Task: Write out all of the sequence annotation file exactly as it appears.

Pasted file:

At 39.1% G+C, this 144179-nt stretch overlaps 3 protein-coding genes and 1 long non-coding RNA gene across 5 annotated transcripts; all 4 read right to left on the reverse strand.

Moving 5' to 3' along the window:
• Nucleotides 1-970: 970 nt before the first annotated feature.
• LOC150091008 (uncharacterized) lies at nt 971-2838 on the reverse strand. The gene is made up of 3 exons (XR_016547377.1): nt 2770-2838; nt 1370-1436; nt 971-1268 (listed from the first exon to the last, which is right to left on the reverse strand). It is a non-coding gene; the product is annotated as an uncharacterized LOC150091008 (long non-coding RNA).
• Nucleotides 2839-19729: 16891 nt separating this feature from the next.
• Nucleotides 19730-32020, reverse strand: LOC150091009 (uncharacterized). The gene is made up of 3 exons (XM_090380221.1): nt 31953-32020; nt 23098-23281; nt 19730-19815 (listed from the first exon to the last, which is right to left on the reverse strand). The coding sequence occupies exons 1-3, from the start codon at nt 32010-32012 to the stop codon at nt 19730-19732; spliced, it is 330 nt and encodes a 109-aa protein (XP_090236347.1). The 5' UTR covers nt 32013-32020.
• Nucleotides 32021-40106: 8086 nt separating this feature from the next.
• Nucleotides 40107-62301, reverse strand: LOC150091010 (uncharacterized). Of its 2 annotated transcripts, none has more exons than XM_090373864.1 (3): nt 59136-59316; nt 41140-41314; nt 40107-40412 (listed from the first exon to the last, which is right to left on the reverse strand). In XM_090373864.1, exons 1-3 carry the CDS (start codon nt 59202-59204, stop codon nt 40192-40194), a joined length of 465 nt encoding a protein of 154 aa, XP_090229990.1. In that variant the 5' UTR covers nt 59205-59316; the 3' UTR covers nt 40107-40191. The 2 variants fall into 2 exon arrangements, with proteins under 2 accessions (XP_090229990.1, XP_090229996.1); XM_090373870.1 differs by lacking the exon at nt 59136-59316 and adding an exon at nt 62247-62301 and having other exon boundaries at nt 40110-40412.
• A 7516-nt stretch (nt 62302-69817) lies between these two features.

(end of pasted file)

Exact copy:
At 39.1% G+C, this 144179-nt stretch overlaps 3 protein-coding genes and 1 long non-coding RNA gene across 5 annotated transcripts; all 4 read right to left on the reverse strand.

Moving 5' to 3' along the window:
• Nucleotides 1-970: 970 nt before the first annotated feature.
• LOC150091008 (uncharacterized) lies at nt 971-2838 on the reverse strand. The gene is made up of 3 exons (XR_016547377.1): nt 2770-2838; nt 1370-1436; nt 971-1268 (listed from the first exon to the last, which is right to left on the reverse strand). It is a non-coding gene; the product is annotated as an uncharacterized LOC150091008 (long non-coding RNA).
• Nucleotides 2839-19729: 16891 nt separating this feature from the next.
• Nucleotides 19730-32020, reverse strand: LOC150091009 (uncharacterized). The gene is made up of 3 exons (XM_090380221.1): nt 31953-32020; nt 23098-23281; nt 19730-19815 (listed from the first exon to the last, which is right to left on the reverse strand). The coding sequence occupies exons 1-3, from the start codon at nt 32010-32012 to the stop codon at nt 19730-19732; spliced, it is 330 nt and encodes a 109-aa protein (XP_090236347.1). The 5' UTR covers nt 32013-32020.
• Nucleotides 32021-40106: 8086 nt separating this feature from the next.
• Nucleotides 40107-62301, reverse strand: LOC150091010 (uncharacterized). Of its 2 annotated transcripts, none has more exons than XM_090373864.1 (3): nt 59136-59316; nt 41140-41314; nt 40107-40412 (listed from the first exon to the last, which is right to left on the reverse strand). In XM_090373864.1, exons 1-3 carry the CDS (start codon nt 59202-59204, stop codon nt 40192-40194), a joined length of 465 nt encoding a protein of 154 aa, XP_090229990.1. In that variant the 5' UTR covers nt 59205-59316; the 3' UTR covers nt 40107-40191. The 2 variants fall into 2 exon arrangements, with proteins under 2 accessions (XP_090229990.1, XP_090229996.1); XM_090373870.1 differs by lacking the exon at nt 59136-59316 and adding an exon at nt 62247-62301 and having other exon boundaries at nt 40110-40412.
• A 7516-nt stretch (nt 62302-69817) lies between these two features.